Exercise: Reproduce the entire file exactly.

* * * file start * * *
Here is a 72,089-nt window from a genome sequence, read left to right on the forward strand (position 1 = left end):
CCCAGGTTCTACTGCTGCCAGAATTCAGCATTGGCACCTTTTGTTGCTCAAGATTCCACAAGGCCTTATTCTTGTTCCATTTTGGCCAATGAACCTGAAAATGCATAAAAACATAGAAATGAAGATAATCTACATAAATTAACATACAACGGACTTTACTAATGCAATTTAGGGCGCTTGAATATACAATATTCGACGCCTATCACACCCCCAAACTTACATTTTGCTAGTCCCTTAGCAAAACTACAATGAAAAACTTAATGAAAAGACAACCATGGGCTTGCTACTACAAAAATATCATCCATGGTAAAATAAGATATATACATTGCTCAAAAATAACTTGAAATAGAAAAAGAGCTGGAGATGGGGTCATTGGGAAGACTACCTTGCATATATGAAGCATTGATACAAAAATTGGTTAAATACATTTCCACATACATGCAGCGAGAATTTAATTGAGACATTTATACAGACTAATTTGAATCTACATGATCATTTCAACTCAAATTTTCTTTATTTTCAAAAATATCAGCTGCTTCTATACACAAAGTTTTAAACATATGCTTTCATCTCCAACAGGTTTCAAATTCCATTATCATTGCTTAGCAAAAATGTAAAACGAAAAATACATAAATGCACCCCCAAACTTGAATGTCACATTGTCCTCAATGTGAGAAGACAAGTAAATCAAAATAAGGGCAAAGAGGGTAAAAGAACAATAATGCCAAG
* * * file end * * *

Here is a 72,089-nt window from a genome sequence, read left to right on the forward strand (position 1 = left end):
CCCAGGTTCTACTGCTGCCAGAATTCAGCATTGGCACCTTTTGTTGCTCAAGATTCCACAAGGCCTTATTCTTGTTCCATTTTGGCCAATGAACCTGAAAATGCATAAAAACATAGAAATGAAGATAATCTACATAAATTAACATACAACGGACTTTACTAATGCAATTTAGGGCGCTTGAATATACAATATTCGACGCCTATCACACCCCCAAACTTACATTTTGCTAGTCCCTTAGCAAAACTACAATGAAAAACTTAATGAAAAGACAACCATGGGCTTGCTACTACAAAAATATCATCCATGGTAAAATAAGATATATACATTGCTCAAAAATAACTTGAAATAGAAAAAGAGCTGGAGATGGGGTCATTGGGAAGACTACCTTGCATATATGAAGCATTGATACAAAAATTGGTTAAATACATTTCCACATACATGCAGCGAGAATTTAATTGAGACATTTATACAGACTAATTTGAATCTACATGATCATTTCAACTCAAATTTTCTTTATTTTCAAAAATATCAGCTGCTTCTATACACAAAGTTTTAAACATATGCTTTCATCTCCAACAGGTTTCAAATTCCATTATCATTGCTTAGCAAAAATGTAAAACGAAAAATACATAAATGCACCCCCAAACTTGAATGTCACATTGTCCTCAATGTGAGAAGACAAGTAAATCAAAATAAGGGCAAAGAGGGTAAAAGAACAATAATGCCAAG